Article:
Anyone with experience in artificial intelligence and information technology may want to take a look at Canada, where immigration policies provide clear pathways to permanent residence and entry into the workforce.
A study released in June by the Center for Security and Emerging Technology examined how immigration policies help support the competitiveness of the AI sector in five countries: Canada, the United States, Australia, the United Kingdom and France.
The study shows that, compared to the other four countries with which Canada competes, its immigration system appears to be the most versatile, flexible and particularly well-suited to support efforts to attract highly skilled foreign workers and, ultimately, to compete for AI talent.
What makes Canada more accessible than other countries to new AI talent from abroad?
The study examines several key immigration policies that are significantly more advantageous than those of other countries and therefore place Canada in an excellent position to attract highly skilled workers and to earn a reputation as a world leader in artificial intelligence in the years to come.
First, the United States, Australia, the United Kingdom and France all have work visa duration limits ranging from three to six years and a cap on the number of renewals. In Canada, there is no limit on the length of stay of temporary foreign workers, as the duration of work permits is determined by the worker’s employer.
Second, compared to the other four countries where processing times for work permits or temporary visas are typically several months, in Canada, the process generally takes between two and eight weeks, depending on the country from which the worker is applying and the position the worker wishes to hold. In addition, Canada issues work permits throughout the year, unlike, for example, the United States, where those applying for an H1-B visa must wait for the annual lottery.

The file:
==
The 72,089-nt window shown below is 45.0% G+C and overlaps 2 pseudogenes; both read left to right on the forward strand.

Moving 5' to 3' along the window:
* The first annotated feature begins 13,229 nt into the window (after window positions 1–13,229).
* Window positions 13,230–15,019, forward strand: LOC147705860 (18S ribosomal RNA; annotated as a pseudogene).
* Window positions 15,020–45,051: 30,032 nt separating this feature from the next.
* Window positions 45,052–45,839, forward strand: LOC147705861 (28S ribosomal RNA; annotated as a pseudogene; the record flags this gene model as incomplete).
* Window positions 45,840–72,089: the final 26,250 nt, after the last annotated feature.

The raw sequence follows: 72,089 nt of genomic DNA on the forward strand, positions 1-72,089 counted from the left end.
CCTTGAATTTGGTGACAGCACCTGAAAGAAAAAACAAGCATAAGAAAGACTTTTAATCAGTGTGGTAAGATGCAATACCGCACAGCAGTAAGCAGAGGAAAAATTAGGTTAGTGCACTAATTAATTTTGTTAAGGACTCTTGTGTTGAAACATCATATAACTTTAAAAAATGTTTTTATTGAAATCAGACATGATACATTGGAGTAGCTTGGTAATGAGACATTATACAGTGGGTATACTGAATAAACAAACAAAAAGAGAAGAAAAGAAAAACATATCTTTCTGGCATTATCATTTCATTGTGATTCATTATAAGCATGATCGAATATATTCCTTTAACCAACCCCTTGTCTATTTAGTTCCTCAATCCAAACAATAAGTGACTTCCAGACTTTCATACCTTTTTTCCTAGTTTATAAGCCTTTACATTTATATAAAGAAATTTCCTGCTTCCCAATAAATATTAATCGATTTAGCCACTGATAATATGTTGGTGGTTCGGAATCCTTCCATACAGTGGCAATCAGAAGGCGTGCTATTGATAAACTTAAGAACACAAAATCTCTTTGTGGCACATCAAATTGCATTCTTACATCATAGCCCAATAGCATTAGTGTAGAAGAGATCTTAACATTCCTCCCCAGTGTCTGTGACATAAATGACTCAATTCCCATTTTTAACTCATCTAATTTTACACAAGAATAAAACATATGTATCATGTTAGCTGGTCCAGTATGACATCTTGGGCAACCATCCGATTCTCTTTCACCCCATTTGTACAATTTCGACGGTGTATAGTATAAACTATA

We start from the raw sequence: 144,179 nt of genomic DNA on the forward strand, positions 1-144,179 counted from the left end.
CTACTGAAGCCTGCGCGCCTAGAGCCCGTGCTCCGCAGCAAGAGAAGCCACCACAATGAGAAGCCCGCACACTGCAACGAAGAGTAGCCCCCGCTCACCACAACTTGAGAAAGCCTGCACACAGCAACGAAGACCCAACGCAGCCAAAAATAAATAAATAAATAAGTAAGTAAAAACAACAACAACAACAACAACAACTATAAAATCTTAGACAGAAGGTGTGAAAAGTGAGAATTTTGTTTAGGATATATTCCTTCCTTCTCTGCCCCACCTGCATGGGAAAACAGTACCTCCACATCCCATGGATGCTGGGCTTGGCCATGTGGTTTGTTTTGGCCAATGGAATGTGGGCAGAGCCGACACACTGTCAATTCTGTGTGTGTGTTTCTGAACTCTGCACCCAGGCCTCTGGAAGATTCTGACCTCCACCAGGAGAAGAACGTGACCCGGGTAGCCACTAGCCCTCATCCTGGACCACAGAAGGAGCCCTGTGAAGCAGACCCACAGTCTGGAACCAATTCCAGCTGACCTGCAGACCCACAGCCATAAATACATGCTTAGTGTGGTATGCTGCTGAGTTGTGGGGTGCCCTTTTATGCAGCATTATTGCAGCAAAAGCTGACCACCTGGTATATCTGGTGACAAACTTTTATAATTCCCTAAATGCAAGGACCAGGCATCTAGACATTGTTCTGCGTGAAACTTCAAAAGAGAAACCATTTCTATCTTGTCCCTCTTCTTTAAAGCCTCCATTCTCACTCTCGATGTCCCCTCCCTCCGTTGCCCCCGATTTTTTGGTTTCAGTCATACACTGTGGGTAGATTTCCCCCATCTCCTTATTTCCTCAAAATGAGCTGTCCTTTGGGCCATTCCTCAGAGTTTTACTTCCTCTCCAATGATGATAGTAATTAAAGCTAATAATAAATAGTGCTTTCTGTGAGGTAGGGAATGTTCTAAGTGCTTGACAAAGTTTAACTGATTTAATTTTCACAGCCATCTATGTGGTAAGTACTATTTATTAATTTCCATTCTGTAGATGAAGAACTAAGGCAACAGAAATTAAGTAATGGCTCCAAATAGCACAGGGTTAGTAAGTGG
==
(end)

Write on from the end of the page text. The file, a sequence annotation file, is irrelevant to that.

Third, among the five countries analyzed, Canada is the only one that allows foreign workers who hold a visa or work permit to apply for permanent residence right away. In all other countries, the wait time is contingent on quotas and can vary between three and five years.
In addition, Canada offers a wide range of immigration pathways for highly skilled workers. The latest count conducted by CIC News found that there are now more than 100 such options.
Immigration policies pave the way for those who wish to settle in Canada on a permanent or temporary basis
The main route to permanent residence in Canada is to apply through Express Entry – a management system that is used to process applications for permanent residence from foreign workers. The process generally takes six to nine months and is based on a point system called the Comprehensive Ranking System (CRS).
The system ranks workers based on factors such as age, work experience and education, among others. Candidates applying through Express Entry do not need a job offer to apply for permanent residence in Canada.
Canadian immigration candidates can also seek permanent residence through the Provincial Nominee Program (PNP), which allows provinces to nominate workers with skills and qualifications specifically required in the province.
AI and tech experts who are considering their options in Canada could consider looking at provinces like Ontario, or British Columbia which have a focal point of Canada’s technology sector.
The Ontario Tech Pilot is for workers who have experience in one of six tech occupations. B.C.’s Tech Pilot invites immigration candidates with a job offer in one of 29 tech occupations to apply for a provincial nomination.
In 2017, Canada also created an immigration program called the Global Talent Stream which provides work visas for eligible international workers in as little as two weeks.
Canada is home to several of the world’s most advanced AI organizations and companies, operating across the country from Montreal to Vancouver. These companies continue to push the boundaries of what can be accomplished by a country in the field of artificial intelligence, and help secure Canada’s position as a leader in the industry.
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